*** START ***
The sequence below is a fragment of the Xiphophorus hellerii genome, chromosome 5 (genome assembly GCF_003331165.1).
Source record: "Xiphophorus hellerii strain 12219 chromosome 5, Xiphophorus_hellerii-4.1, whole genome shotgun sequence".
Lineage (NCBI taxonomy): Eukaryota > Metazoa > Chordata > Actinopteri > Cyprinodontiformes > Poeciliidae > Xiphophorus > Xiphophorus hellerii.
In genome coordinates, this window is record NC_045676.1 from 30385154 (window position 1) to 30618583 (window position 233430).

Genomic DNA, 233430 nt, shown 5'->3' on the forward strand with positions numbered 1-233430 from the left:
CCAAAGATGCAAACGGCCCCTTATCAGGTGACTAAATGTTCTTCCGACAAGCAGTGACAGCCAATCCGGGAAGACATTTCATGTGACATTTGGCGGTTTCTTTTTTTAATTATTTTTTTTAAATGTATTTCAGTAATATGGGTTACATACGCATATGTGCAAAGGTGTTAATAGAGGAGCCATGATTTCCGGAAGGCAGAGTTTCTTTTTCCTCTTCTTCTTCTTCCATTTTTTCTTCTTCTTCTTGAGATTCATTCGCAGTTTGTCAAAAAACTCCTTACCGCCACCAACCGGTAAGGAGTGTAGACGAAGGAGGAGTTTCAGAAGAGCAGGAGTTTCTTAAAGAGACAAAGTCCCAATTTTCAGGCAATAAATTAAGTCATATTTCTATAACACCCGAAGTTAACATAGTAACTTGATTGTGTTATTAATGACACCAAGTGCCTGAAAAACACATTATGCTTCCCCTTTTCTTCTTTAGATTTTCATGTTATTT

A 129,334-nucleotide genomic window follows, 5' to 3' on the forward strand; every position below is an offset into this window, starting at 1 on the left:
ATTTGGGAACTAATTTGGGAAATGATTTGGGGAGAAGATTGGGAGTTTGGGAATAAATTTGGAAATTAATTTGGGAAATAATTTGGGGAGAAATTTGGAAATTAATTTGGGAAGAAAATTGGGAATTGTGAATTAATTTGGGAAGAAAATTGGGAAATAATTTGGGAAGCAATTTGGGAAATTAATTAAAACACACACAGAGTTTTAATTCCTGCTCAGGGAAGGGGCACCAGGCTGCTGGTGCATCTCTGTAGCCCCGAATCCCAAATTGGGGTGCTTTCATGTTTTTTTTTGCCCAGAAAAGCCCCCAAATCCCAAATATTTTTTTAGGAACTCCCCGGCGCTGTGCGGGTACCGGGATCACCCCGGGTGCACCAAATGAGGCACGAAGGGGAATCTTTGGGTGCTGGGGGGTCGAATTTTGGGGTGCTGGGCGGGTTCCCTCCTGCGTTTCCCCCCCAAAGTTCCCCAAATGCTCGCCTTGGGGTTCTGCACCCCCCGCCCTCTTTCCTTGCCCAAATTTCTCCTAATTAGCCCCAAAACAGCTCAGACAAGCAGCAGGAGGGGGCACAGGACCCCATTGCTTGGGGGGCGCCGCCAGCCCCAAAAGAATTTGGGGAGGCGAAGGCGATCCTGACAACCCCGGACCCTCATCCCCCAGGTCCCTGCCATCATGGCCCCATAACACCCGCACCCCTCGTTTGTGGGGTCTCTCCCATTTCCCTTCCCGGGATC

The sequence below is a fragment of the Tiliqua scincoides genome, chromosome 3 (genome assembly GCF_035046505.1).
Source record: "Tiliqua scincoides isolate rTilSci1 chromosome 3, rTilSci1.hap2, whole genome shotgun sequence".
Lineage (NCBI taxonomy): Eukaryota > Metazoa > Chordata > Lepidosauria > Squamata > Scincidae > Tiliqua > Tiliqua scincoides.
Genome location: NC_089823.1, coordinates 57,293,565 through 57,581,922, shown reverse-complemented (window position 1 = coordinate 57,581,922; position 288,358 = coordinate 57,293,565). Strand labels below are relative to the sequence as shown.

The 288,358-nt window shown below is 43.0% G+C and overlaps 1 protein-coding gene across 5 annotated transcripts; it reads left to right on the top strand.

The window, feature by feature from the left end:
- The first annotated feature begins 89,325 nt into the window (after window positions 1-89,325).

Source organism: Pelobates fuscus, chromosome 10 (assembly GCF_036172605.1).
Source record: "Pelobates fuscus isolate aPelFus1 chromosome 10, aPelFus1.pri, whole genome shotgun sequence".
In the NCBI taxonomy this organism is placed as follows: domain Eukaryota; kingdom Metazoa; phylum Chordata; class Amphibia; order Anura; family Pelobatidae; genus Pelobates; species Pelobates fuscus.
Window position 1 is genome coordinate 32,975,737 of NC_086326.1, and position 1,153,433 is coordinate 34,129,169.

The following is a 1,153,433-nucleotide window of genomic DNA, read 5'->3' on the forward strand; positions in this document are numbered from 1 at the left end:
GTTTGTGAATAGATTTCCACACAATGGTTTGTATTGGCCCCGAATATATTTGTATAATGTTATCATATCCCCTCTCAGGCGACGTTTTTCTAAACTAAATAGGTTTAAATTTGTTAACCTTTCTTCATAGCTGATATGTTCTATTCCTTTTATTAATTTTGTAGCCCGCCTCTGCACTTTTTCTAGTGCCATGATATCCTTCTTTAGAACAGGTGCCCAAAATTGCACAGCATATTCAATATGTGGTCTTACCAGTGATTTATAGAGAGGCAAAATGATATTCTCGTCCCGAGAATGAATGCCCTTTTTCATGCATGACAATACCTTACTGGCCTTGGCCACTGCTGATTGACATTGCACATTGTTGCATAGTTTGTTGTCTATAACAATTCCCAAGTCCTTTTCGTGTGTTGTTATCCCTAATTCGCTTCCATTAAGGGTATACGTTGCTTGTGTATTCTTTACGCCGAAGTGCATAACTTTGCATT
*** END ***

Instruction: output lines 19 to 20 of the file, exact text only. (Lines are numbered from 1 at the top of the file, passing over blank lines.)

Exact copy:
Window position 1 is genome coordinate 32,975,737 of NC_086326.1, and position 1,153,433 is coordinate 34,129,169.

The following is a 1,153,433-nucleotide window of genomic DNA, read 5'->3' on the forward strand; positions in this document are numbered from 1 at the left end: